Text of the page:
Imagine using an artistic process essentially unchanged for over 5000 years. Such a technique, the lost wax method of bronze casting, has been a means of creating originals from artists original work since 3200 BC.
As an artist, I have been working in clay since 1995. Since that time, my pieces have become increasingly more detailed, with carved sculptural elements implemented into clay vessels.

Visiting art museums when I can, I marvel at bronze works. In fact, I remember the day I viewed a lost wax exhibit at the Minneapolis Institute of Art. Patrons were able to see detailed cut-outs of the step-by-step process to better understand the intricacies of this labor intensive form.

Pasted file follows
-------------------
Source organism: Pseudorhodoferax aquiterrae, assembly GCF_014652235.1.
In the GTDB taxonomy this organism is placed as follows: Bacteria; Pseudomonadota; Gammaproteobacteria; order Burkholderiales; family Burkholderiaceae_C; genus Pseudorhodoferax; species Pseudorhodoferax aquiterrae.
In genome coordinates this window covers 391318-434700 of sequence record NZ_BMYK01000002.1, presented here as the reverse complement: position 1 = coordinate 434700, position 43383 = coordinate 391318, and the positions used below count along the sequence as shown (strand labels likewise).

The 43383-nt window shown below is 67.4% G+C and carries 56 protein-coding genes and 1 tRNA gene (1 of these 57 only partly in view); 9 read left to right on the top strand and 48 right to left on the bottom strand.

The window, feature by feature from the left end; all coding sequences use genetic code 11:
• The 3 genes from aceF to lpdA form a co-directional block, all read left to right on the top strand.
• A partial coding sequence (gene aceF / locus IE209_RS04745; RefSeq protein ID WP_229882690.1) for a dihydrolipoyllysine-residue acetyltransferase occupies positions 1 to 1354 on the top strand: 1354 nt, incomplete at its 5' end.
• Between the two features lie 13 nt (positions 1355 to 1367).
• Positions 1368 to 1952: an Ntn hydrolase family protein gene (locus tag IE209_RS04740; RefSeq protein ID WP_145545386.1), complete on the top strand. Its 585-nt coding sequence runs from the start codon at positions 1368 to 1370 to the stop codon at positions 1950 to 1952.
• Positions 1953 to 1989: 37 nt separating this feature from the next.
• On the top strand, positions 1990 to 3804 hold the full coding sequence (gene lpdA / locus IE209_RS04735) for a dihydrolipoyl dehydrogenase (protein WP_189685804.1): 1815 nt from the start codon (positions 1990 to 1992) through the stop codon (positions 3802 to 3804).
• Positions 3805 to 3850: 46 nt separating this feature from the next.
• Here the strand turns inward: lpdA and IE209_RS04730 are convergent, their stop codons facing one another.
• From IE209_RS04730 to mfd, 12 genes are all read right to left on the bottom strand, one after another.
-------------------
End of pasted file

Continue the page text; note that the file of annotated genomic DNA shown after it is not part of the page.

Bronze casts leave a weighty and awe-inspiring impression upon those who have the opportunity to handle them in person. While on a planned visit to a northern Minnesota bed and breakfast, I was able to hold such a coveted bronze cast piece of art. And it was then, that I added bronze casting to my wish list of things to do.

Here is just a glimpse at the process of Lost Wax Bronze Casting.



Photo credits: John Shoop, American Bronze Casting Ltd.